On June 24, Egypt’s broadcast regulator said it barred two privately owned Iraqi television stations based in Cairo, Al-Baghdadiyya and Al-Rafidain, from Egypt’s main satellite system, Nilesat, after the Egyptian officials received complaints from Baghdad about the stations’ content.

Ziad al-Ajili, executive director at the Journalistic Freedoms Observatory (JFO), told Human Rights Watch that Al-Rafidain is known for its virulent pro-Sunni programming, and was “always inciting violence inside Iraq.” Al-Baghdadiyya, though, frequently broadcasts investigative reporting critical of the government, and is not known to have called for violence, he said. A few weeks earlier, Jordanian police closed Al-Abbasiyya TV in Amman, which has opposed Maliki, Reporters Without Borders reported.

The head of Egypt’s broadcast regulator said in a statement to international media that authorities had taken Al-Baghdadiyya and Al-Rafidain off Nilesat because the stations had violated their contracts “regarding their content.”

The Iraqi government has frequently targeted Al-Baghdadiyya. Al-Ajili said that Al-Baghdadiyya’s messaging was balanced, calling for peace, unity, and fighting corruption, but was frequently targeted for its critical reporting. Authorities closed the station in December 2012, citing unspecified broadcast rules and an alleged failure to pay broadcast fees. The government earlier closed the station in 2010 for several months after it broadcast the demands of gunmen who had attacked a church in Baghdad and killed 58 people. The Media Commission said broadcasting those demands “amounts to incitement to violence.”

An Al-Baghdadiyya staff member told Human Rights Watch that about 16 police officers came to the station’s Baghdad office around June 20, beat two guards so badly that they required hospitalization, and confiscated some of the station’s equipment.

“We tried to reach out to various ministries and the CMC to solve the matter, but they refuse to even meet with us,” the staff member said.

The Iraqi government has also taken steps to close some news and social media websites, and in some places has tried to block the Internet completely. The state-owned Telecommunications and Post Company blocked some social media platforms on June 13, including Facebook, Twitter, Skype, and YouTube. Al-Ahram news agency reported that the ban was lifted on June 30 but some websites remain blocked in some areas. Residents of Tikrit and Mosul told Human Rights Watch that they still have little to no Internet access.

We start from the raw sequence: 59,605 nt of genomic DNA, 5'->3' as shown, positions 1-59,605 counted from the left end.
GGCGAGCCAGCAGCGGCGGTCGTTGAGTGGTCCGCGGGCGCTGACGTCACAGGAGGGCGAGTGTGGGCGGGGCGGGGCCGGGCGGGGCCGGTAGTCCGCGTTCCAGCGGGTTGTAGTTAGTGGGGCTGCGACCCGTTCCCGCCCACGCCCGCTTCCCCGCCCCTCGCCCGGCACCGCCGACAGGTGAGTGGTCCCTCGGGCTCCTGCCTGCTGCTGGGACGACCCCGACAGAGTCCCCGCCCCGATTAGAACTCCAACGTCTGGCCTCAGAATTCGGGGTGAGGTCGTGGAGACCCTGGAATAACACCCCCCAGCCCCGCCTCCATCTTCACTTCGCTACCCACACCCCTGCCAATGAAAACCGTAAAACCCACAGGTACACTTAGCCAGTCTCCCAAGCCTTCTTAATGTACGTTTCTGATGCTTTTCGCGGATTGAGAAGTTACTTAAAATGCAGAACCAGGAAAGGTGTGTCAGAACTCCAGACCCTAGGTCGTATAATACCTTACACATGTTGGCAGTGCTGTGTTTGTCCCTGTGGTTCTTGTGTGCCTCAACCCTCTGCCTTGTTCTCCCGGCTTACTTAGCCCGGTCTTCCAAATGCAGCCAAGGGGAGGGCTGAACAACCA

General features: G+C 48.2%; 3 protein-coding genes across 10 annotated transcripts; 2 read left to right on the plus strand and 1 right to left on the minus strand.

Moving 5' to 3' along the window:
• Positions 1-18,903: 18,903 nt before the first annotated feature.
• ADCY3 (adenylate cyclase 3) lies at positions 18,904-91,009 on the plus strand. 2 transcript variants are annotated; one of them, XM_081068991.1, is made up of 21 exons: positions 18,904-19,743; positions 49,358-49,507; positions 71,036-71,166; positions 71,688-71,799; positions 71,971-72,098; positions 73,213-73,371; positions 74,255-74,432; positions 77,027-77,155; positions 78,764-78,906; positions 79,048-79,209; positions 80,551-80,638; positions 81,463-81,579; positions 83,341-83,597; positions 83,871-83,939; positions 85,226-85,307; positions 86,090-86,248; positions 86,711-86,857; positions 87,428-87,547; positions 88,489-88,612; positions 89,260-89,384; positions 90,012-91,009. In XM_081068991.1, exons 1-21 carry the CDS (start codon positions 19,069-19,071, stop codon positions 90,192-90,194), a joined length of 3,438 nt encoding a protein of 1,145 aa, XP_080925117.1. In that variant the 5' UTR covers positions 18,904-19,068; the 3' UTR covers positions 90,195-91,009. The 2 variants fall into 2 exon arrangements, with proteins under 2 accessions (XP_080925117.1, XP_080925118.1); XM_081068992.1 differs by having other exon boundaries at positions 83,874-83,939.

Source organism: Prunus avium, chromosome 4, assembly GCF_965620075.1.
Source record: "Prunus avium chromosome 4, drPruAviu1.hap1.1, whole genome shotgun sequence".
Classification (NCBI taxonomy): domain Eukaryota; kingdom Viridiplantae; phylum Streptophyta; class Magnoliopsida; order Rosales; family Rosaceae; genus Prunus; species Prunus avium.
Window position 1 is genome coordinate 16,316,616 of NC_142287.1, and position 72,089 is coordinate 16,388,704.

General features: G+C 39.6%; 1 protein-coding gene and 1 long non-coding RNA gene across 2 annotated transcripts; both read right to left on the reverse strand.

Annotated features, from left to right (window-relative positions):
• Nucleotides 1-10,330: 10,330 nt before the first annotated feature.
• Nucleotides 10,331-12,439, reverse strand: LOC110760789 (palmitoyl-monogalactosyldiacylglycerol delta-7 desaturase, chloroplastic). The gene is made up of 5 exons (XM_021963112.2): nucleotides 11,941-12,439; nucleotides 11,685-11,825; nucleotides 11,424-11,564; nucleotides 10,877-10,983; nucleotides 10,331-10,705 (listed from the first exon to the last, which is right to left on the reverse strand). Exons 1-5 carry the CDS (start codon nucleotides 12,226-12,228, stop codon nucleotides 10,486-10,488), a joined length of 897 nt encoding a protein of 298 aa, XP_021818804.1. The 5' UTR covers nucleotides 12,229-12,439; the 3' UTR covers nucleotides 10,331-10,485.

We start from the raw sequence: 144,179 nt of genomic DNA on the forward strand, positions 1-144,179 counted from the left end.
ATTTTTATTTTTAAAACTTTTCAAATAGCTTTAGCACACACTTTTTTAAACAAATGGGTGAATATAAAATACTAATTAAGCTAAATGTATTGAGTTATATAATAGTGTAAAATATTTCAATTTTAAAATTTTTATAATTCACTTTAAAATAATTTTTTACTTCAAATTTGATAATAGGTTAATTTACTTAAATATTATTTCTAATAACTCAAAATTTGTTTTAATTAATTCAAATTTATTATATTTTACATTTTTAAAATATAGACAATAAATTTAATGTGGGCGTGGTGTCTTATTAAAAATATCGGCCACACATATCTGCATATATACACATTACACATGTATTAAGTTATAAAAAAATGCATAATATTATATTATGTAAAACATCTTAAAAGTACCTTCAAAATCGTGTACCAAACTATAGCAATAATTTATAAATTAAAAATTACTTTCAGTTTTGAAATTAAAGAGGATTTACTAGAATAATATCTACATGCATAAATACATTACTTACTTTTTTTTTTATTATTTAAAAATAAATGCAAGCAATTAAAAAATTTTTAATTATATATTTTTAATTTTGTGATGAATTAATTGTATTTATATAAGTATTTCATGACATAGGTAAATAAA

The government has taken no known action against media outlets that support the government or pro-government Shi’a militias, such as Al-Itijah TV, operated by the Kita’ib Hezbollah militia, and Al-Ahd TV, operated by the Asa’ib Ahl al-Haqq militia.

The state-run television station Al-Iraqiyya frequently broadcasts confessions of what it calls captured terrorists, apparently before they have appeared before a judge. The UN Human Rights Committee has stated that the media should avoid news coverage undermining the presumption of innocence.

International media are not immune and are also being targeted. On June 12, the pan-Arab Al-Arabiya TV said the Iraqi government had threatened to close its Baghdad bureau and ban correspondents of Al-Arabiya and its sister station, Al Hadath, from reporting in the country.

“Maliki wants to punish Al-Arabiya as he did when he closed a large number of newspapers and television stations during the past few years only because those media outlets criticized his policies,” said Al-Arabiya’s general manager, Abd al-Rahman al-Rashed.

On June 19, on state-run Al-Iraqiyya TV, an official from the Oil Ministry threatened international wire services for publishing what he claimed was misinformation about fighting at the oil refinery in Beiji.

Human Rights Watch has documented how in the past the government has arrested and prosecuted journalists who reported on government corruption or abuse.

“The Iraqi government is cracking down on critical media at a time when facts and debate are required,” Stork said. “Shutting stations on spurious charges without due process while letting pro-government media incite violence and break the law reveals the double-standard.”